Paul Gadzikowski


Finders Keepers, Chapter Three

Author's note: Readers who notice a similarity between the Silurians' backstory and that of a 1997 episode of STAR TREK: VOYAGER may be interested to know that the Silurians first appeared on DOCTOR WHO in 1970.

12:30 P.M., NOVEMBER 24

Mulder had gallantly carried the unconscious Doctor to the farther side of the car, so when Scully had finished setting the corpse of the reptile person in the back seat next to the Doctor, she was on the driver's side, and Mulder threw her the keys. "Where are we going, Mulder?" she said as they got in.

"Back to the Reese building," Mulder said. "The Doctor said that this -" He motioned at the reptile person. "... this Zhessil, I think he said was her name, had to be brought back to his 'TARDIS'. I think he meant the police box."

"The police box that's really his time machine," Scully said.

"You said that, I didn't," Mulder reminded her. "And you're the one who figured out that those two guys with the trank guns were after him, not her." This was true - and it was also true that the Doctor was connected with the top-secret United Nations Intelligence Taskforce in some capacity or other, and had identified Dr. Watterson's device as a time-travel experiment by sight of its forcefully disassembled pieces alone. "Maybe you are the brains in this outfit," Mulder concluded, grinning. Scully grudgingly allowed herself to be amused.


12:45 P.M., NOVEMBER 24

Jefferson Rogers had pulled the lunch hour today. He was the security guard on duty at the front desk when the two Feds and their oddball scientific adviser had rushed out of the building, and was still there when they came back. Now the guy was carrying the scientist, and the girl was carrying - it looked like a rubber dummy, from a monster movie - whose chest had been blown away and was bleeding pretty genuine-looking blood on her. "Hey!" Rogers called. "What's going on? Need any help?"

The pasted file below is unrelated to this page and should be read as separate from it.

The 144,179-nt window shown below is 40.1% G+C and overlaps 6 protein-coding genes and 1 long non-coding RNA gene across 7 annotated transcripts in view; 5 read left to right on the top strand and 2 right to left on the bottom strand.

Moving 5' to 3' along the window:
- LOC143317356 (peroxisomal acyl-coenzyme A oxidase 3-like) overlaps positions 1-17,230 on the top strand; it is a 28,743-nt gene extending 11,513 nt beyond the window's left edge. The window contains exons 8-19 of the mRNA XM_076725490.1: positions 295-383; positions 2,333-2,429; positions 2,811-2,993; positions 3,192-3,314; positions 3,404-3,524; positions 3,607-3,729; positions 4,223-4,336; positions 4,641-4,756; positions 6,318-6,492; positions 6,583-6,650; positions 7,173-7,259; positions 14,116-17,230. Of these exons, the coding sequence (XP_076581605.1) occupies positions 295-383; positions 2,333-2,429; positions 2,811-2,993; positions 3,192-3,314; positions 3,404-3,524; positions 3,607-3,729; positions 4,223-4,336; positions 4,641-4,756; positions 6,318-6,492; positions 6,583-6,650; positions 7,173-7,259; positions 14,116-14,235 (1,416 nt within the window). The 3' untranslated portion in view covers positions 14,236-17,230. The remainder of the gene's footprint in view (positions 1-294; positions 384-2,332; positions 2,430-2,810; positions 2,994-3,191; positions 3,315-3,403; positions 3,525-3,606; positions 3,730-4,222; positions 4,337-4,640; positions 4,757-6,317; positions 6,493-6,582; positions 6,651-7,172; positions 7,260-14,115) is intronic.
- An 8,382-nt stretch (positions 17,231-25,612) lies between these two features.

"No thanks," said the guy. He set the scientist down in front of the big blue box, that the scientist had stepped into for a moment on their way out. He took a key from the scientist's pocket, unlocked the box's front double doors which were hinged to swing inside, and stepped aside for the girl to carry the rubber monster inside. As the guy stepped up to the door to look inside - Surely there isn't room inside for him too, Rogers thought; the thing's only about twice as big as a phone booth - Rogers heard the girl call, "Mulder!! Look at this!" The guy looked for about half a minute, talking to the girl in tones Rogers couldn't hear. Then he turned around, picked up the scientist again - and took him into the box too, shutting the door behind him!


What had startled Scully was that the police box was bigger on the inside than the outside.